The UK army will ax about 5,000 soldiers in its latest round of sweeping military cuts. Concerns are being voiced in the British government about the dramatic scale-down of the armed forces “at a time of increased threats and new global challenges.”
The third and largest round of army cuts to be implemented by the UK government seeks to reduce troop numbers from 102,000 to 82,000 by 2017, thus saving 38 billion pounds (US$60 billion).
Once the UK military reaches its final target, the armed forces will be at their smallest since the 18th century, reports AFP.
"Throughout the redundancy process, we will ensure that we retain the capabilities that our armed forces require in order to meet the challenges of the future," wrote the Ministry of Defense in an official statement confirming the redundancies.
Soldiers currently serving in Afghanistan, as well as those recently returned from duty will be exempt from the sweeping cuts. The previous round of army austerity saw 72 per cent of redundancies made voluntarily in September 2011.
Doubts have been voiced over the speed of the reduction in the size of the military coupled with an increase in the use of reservists given that the UK still has active troops in a number of locations around the world.
The UK government is seeking to increase the number of reservists to 30,000 by 2018.
Secretary of Defense Phillip Hammond maintained that current UK military operations abroad would not be affected by the new cuts.
“We will have smaller armed forces, but they will in future be properly equipped and well-funded, unlike before. These redundancies will not affect current operations in Afghanistan, where our armed forces continue to fight so bravely on this country’s behalf,” assured Hammond.
UK Shadow Defense Secretary Jim Murphy told the BBC the announcement of the redundancies was a “dreadful day for so many members of the British Army and their families.”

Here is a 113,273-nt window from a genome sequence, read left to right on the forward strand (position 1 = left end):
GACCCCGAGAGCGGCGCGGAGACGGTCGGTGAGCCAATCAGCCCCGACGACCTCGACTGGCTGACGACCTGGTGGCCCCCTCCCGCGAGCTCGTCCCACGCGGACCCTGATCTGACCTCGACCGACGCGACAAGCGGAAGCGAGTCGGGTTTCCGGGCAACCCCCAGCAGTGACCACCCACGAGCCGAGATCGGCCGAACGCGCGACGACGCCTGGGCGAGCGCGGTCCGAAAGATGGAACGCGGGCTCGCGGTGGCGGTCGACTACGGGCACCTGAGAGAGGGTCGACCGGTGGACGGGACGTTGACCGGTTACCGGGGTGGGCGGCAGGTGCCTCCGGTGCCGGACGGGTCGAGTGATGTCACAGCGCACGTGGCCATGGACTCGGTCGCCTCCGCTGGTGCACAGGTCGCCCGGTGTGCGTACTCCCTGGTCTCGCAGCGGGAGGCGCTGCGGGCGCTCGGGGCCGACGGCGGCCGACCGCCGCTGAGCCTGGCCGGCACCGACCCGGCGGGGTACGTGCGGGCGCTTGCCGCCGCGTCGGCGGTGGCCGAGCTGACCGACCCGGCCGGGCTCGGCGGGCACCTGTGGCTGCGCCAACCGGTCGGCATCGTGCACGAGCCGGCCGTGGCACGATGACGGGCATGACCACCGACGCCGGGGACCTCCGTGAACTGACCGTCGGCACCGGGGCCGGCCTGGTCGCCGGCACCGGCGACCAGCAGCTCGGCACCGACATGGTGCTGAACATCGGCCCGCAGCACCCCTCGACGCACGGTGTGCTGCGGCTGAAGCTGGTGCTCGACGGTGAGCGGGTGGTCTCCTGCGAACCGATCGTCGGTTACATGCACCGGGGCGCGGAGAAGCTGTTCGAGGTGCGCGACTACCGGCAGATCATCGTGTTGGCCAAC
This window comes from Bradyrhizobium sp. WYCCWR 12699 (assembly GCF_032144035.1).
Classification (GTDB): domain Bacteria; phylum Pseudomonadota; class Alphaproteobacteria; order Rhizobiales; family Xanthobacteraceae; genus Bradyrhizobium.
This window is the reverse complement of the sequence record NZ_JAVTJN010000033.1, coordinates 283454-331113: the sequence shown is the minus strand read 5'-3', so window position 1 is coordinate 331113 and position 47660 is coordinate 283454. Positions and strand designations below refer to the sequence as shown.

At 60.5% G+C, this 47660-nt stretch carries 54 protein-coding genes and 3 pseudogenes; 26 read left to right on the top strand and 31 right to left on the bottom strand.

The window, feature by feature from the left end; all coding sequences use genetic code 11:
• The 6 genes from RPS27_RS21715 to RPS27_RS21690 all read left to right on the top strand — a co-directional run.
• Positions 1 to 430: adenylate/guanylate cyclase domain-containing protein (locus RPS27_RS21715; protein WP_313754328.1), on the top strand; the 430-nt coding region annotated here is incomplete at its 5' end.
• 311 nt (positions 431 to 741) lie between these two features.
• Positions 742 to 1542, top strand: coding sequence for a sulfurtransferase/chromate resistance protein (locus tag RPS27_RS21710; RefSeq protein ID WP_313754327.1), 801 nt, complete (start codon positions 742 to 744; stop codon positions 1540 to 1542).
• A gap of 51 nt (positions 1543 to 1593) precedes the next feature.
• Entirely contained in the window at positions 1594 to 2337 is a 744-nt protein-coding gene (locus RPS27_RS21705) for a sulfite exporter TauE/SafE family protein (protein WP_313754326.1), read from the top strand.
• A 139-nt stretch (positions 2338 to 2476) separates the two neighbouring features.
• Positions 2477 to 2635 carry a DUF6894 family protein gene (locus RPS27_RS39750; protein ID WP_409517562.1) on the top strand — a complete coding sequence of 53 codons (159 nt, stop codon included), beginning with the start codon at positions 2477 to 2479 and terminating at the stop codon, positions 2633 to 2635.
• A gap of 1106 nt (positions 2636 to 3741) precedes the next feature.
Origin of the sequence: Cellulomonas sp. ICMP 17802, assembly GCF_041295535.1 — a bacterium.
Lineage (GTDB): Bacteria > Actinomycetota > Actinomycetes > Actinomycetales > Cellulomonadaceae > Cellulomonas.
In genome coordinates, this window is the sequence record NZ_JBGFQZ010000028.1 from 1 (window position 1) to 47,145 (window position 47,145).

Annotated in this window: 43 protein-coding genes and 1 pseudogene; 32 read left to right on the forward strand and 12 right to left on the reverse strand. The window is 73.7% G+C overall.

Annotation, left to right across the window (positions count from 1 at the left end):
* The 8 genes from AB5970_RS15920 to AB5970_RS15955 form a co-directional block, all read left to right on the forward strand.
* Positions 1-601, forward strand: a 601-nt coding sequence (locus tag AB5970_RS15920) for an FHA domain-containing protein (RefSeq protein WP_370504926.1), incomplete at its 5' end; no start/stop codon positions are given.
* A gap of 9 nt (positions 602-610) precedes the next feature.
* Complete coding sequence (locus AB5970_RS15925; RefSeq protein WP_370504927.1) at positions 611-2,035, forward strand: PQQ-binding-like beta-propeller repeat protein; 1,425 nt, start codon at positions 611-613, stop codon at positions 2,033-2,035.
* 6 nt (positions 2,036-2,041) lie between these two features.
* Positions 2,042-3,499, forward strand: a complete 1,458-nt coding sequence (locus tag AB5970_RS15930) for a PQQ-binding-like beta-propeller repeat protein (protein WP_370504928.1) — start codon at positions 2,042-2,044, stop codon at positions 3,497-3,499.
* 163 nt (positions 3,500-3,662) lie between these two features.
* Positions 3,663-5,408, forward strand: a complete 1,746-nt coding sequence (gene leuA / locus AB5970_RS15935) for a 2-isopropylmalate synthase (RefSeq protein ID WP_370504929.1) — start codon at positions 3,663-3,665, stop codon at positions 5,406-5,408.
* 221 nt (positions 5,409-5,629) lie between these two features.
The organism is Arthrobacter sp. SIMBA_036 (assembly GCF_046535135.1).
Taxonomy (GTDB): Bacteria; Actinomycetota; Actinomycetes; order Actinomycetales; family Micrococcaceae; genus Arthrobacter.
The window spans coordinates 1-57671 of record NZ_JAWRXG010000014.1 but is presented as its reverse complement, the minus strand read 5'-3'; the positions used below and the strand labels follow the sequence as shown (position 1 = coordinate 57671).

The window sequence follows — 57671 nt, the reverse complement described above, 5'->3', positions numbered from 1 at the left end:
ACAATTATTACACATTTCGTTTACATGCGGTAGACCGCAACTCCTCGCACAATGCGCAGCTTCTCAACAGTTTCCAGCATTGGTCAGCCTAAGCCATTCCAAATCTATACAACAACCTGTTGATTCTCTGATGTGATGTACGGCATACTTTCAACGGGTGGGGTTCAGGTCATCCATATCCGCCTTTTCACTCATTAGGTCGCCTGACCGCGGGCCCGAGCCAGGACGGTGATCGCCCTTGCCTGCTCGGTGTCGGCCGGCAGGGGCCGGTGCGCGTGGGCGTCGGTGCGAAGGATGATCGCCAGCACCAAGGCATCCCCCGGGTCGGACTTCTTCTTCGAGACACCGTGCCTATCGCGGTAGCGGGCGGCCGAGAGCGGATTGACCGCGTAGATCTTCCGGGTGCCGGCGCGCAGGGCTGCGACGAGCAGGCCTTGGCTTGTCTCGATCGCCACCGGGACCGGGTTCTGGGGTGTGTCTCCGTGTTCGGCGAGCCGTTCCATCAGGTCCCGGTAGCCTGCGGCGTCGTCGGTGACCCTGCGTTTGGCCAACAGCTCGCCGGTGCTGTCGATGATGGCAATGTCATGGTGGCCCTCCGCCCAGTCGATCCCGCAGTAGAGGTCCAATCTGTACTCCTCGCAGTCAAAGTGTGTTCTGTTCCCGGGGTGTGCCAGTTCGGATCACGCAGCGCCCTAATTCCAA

"There are real worries about the military impact of a loss of skills and capability at a time of increased threats and new global challenges,” said Murphy.
The UK government seemed to be sending mixed messages on Monday as Prime Minister David Cameron called for a new approach to world conflict. Citing the recent hostage situation in Algeria, he said the “murderous violence” demanded a “strong security response.”
In spite of the increasing cuts, Cameron said that “tough military support” for democratic governments was essential in a “generational struggle against extremist ideology.”
“Our security response must be matched by an intelligent political response. Al-Qaeda franchises thrive where there are weak political institutions, political instability and the failure to address long-standing political grievances,” concluded the PM.
Speaking on the subject of the military back in December, the Archbishop of York, Dr. John Sentamu, warned of the dangers of downsizing the British military.
“My greatest anxiety is that these defense cuts need to be done with far, far greater sensitivity because we live still in world that is very fragile and there are people out there still wanting to do harm to many, many people,” he said, stressing that “the safety of the nation and the peace of the world” was hanging in the balance.